Rumsfeld Welcomes New Marine Special Ops Command
Posted February 24, 2006 4:03 a.m. EST
CAMP LEJEUNE, N.C. — Camp Lejeune made history on Friday, and Secretary of Defense Donald Rumsfeld was there to see it. The base activated the Marines' first-ever Special Operations command.
The ceremony offered a glance at the future fighting force and new technology, including the once-troubled Osprey. After the war on terror began, Rumsfeld called for a smaller, faster fighting force to hunt down terrorists.
"It's going to be a long struggle," said Rumsfeld. "It becomes vital that the Department of Defense and the Armed Forces arrange ourselves in new and unconventional ways."
Terrorists don't wear uniforms, and there are no rules in the war on terror. Conventional warfare is history. That's why, for the first time, 25,000 Marines will form a Special Ops unit to conduct covert missions behind enemy lines with other military special forces. The Marines will gather intelligence and train foreign military.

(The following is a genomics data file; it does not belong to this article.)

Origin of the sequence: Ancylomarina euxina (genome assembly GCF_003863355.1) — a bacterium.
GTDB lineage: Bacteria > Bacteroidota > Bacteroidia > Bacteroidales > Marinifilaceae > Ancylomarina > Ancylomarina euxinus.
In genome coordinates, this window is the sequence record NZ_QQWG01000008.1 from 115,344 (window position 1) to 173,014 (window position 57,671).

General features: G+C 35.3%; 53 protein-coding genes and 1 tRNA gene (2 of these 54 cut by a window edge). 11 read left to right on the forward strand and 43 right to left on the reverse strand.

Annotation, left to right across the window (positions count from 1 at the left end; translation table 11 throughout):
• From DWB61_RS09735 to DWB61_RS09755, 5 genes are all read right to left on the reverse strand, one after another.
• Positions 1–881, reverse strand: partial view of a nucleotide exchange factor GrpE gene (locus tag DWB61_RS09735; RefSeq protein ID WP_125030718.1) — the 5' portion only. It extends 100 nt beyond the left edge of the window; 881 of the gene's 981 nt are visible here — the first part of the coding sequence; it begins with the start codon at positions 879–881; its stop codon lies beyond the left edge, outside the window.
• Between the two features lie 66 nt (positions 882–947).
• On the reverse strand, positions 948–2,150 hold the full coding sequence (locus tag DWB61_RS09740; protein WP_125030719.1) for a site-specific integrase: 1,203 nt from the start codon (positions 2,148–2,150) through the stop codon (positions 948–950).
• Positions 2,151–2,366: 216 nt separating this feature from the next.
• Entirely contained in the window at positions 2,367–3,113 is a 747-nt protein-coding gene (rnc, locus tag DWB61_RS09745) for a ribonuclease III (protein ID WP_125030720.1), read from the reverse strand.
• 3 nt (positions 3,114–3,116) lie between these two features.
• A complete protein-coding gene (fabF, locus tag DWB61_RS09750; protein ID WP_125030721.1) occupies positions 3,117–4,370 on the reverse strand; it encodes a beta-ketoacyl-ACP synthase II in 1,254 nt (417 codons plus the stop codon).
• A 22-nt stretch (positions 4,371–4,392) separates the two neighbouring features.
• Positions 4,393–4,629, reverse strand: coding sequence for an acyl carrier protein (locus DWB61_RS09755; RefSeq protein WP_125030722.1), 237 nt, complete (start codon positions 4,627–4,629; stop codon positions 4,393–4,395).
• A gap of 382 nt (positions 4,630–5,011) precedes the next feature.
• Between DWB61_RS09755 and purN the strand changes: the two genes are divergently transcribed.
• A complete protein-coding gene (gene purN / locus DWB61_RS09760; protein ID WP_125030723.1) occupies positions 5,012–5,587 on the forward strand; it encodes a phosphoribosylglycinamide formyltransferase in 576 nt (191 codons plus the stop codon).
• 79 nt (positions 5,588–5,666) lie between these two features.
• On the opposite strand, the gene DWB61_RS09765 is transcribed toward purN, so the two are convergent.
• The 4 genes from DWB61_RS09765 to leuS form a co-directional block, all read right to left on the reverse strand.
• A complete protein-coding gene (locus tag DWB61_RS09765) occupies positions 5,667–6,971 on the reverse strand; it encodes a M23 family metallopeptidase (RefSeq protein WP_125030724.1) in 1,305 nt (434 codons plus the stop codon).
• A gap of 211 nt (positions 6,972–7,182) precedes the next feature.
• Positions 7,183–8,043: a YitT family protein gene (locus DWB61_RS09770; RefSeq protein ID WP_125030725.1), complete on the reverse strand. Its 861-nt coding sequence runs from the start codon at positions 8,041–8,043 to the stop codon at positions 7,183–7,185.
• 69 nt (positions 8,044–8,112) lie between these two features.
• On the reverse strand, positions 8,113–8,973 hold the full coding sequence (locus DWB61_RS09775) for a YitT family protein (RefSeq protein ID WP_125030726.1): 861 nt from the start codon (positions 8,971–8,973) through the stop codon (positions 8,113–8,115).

So what does this mean for Camp Lejeune? It won't mean an influx of people, because most of the Marines that will make up the special unit are already there. Some are already ready to go.
"A foreign military training unit will have ultimately 22 teams," said Marine Corps Commander Gen. Michael Hagee. "Special Operations will deploy, in April, three of those teams."
Special Ops used to have a motto, "Anywhere, anytime." Now, the new Marines unit will help the current fight, which is the right force, at the right place, at the right time, and against the right enemy.
The first-ever Marine Special Operations company won't be up to full staff for a couple years, but several teams will be deployed this year.